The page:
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Sunday, April 27, 2014

Lalena (Rareinya), Japan

Lalena - s/t. 1982 Better Days / Nippon Columbia

This one came about via the CD-R Revisit project. This was originally sent to me by MM way back in the 2007/2008 time frame (speaking of MM, I just received a fresh batch of goodies from him - so more for all of us to look forward to!). What's most interesting about this, from a personal perspective anyway, is that I didn't have it rated anywhere (Gnosis, RYM, or even here on the CDRWL), OK, that's odd... Perhaps even stranger is that I'd never even heard the album yet! So this wasn't a revisit, but rather the first visit. How did that happen? The clue came to me while researching the album - and it turns out that RYM lists a CD for it from 2002. So I promptly moved it to a different stack.... and then I must have just filed it without a listen! Good grief, Tom... While I don't doubt the existence of the CD, finding details about it is proving to be a challenge. So at the very least, it appears the CD is rarer than the LP. With that - we introduce Lalena into the CDRWL (and ratings have already been applied where necessary).

Before getting into my own review, I found the following notes from ProgArchives Japanese music expert Damo, and he gives us some background on this mysterious group as published on a public chat board: "LALENA were originally formed as an amateurish college band in Kansai University (Osaka, Japan), and reborn as a progressive fusion one with recruiting Furukawa Brothers - Hatsuho (keyboards) and Nozomi (guitar) in early 1980s. In December 1981, LALENA recorded some material for their eponymous (and only one) album released in the following year, where Furukawa Brothers' splendid plays, especially Nozomi's guitar solo as a Holdsworth follower, could be much approved by Japanese progressive rock fans, but sadly soon after that they were disbanded without playing away from the suburbs of Osaka. Furukawa Brothers have been active as session musicians or a five-piece fusion project FURUKAWA KYODAI formed as a five-piece fusion project in 2002."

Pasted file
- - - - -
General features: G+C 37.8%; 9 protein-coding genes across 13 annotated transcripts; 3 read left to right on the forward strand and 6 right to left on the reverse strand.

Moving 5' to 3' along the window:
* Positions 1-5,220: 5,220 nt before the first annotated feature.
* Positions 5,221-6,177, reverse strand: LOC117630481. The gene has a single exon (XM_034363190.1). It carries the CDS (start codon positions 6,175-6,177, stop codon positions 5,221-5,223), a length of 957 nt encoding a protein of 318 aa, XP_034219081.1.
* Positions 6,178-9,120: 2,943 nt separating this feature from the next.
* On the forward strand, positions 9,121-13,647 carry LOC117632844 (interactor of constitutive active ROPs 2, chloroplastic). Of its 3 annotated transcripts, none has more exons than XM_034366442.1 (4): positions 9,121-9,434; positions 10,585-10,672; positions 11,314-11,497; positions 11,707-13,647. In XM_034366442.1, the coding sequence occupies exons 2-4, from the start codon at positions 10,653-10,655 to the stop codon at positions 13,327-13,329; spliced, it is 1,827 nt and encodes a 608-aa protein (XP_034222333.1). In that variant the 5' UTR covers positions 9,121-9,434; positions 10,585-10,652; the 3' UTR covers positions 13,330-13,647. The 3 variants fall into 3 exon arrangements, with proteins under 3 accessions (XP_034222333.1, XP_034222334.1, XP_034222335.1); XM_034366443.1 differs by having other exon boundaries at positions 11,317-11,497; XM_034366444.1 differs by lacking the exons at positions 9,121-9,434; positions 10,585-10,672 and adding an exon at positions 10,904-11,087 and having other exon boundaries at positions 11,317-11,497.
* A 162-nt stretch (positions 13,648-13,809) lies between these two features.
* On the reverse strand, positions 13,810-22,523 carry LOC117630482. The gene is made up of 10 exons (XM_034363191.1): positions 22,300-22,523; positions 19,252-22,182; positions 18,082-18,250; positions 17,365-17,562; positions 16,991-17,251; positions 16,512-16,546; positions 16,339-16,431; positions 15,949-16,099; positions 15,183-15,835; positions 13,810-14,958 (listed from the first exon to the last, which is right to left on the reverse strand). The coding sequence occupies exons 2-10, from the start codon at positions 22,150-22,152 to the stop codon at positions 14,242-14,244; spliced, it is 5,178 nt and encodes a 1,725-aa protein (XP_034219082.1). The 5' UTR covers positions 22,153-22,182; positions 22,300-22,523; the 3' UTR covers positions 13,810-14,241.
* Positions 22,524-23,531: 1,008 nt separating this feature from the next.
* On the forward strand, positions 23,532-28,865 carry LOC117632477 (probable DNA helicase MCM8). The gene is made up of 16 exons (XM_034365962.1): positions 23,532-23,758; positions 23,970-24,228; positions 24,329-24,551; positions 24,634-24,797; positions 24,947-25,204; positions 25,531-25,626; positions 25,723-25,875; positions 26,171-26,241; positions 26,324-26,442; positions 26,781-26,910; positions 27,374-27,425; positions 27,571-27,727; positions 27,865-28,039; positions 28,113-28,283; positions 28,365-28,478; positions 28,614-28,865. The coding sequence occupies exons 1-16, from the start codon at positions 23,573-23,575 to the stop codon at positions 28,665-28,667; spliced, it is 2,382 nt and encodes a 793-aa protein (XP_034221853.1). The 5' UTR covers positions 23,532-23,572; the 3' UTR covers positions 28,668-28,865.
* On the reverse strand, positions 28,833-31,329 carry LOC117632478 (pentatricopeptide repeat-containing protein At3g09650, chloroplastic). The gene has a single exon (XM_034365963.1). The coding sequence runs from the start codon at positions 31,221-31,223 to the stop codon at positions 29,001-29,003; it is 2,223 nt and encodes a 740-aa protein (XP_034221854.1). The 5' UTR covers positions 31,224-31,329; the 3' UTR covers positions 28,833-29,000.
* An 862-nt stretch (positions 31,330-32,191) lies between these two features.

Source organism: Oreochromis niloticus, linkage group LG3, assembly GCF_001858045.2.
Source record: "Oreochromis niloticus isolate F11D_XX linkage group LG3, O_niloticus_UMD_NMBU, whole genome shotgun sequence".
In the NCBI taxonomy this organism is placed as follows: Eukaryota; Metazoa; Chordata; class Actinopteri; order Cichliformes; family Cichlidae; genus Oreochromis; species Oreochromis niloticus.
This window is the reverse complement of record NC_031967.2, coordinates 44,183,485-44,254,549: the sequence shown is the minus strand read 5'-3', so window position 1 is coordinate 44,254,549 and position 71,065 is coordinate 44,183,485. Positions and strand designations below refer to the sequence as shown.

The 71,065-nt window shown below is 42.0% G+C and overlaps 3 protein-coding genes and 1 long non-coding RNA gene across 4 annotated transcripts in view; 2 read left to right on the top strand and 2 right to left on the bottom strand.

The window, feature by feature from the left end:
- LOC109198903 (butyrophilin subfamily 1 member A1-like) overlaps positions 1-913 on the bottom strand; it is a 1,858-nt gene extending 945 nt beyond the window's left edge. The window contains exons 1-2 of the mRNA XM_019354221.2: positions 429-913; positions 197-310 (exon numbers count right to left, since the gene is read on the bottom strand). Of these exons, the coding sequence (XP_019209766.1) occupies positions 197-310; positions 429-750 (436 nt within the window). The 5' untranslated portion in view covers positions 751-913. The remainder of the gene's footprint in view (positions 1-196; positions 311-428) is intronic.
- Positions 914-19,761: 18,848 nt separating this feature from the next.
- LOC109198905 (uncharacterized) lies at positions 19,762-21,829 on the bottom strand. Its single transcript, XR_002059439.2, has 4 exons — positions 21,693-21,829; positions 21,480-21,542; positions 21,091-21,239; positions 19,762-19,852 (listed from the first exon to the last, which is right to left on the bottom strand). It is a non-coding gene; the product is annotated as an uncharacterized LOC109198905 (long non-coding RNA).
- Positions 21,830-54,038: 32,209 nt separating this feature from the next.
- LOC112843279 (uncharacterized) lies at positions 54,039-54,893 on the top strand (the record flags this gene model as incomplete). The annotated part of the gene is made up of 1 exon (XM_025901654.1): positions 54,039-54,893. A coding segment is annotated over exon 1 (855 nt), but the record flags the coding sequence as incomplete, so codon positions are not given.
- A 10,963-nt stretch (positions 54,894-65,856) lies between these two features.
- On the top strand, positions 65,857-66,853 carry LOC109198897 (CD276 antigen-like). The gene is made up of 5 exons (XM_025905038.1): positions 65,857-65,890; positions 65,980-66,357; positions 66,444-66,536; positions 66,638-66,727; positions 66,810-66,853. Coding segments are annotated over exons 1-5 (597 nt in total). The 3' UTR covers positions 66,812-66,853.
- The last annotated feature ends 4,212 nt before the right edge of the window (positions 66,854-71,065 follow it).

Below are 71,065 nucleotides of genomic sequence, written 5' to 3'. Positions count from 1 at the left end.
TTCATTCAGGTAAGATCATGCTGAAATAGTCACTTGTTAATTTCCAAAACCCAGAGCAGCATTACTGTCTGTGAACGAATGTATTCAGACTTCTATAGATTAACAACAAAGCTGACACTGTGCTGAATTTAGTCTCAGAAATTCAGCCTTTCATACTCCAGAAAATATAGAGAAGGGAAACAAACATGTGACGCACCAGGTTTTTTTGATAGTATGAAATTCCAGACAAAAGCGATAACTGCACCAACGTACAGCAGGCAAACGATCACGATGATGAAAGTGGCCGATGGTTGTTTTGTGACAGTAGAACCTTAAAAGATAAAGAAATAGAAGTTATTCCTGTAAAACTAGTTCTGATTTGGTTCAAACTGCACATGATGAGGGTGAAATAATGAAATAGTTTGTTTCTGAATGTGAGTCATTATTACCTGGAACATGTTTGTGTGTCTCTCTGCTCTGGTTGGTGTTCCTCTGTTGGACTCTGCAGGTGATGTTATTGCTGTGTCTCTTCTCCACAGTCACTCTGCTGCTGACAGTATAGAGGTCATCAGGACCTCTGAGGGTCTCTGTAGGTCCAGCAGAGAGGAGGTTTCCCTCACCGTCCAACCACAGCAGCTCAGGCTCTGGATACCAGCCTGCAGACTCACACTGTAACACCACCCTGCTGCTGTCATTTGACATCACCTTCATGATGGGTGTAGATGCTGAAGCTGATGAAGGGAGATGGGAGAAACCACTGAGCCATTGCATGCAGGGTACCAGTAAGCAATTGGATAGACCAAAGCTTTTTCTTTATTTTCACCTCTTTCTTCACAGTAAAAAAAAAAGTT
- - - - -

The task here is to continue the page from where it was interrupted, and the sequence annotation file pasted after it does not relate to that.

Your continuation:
My own notes follow: Lalena starts promisingly enough in the Bi Kyo Ran / King Crimson "Red" genre, before tapping into more predictable light and slick fusion with soprano sax, cheap synthesizers, and thudding percussion. But the story doesn't end there fortunately and there are many killer guitar solos, as if David Torn stepped into the studio and laid it to waste. In other places, the choppy electronic piano drives the music forward in an exciting way. Brand X seems to be a major influence throughout as well. However, the album never strays too far from Cheeseville, ensuring its place in the hallowed halls of obscurity.

Priority: 3

2 comments:

nnknsh said...

Amazon.jp entry for the CD
http://www.amazon.co.jp/%E7%BE%85%E9%BA%97%E8%8B%A5/dp/B000FBG4OK

The CD was done by Daiki Sound, one of the larger independent CD distribution company here.

It was easily available through larger store (which have large enough Jazz / fusion section) at the time it came out, but now long oop (as you can guess).


http://daiki-sound.jp/
(no mention on the Laleyna CD though).

Tom said...

Thanks Nobuhisa for the information!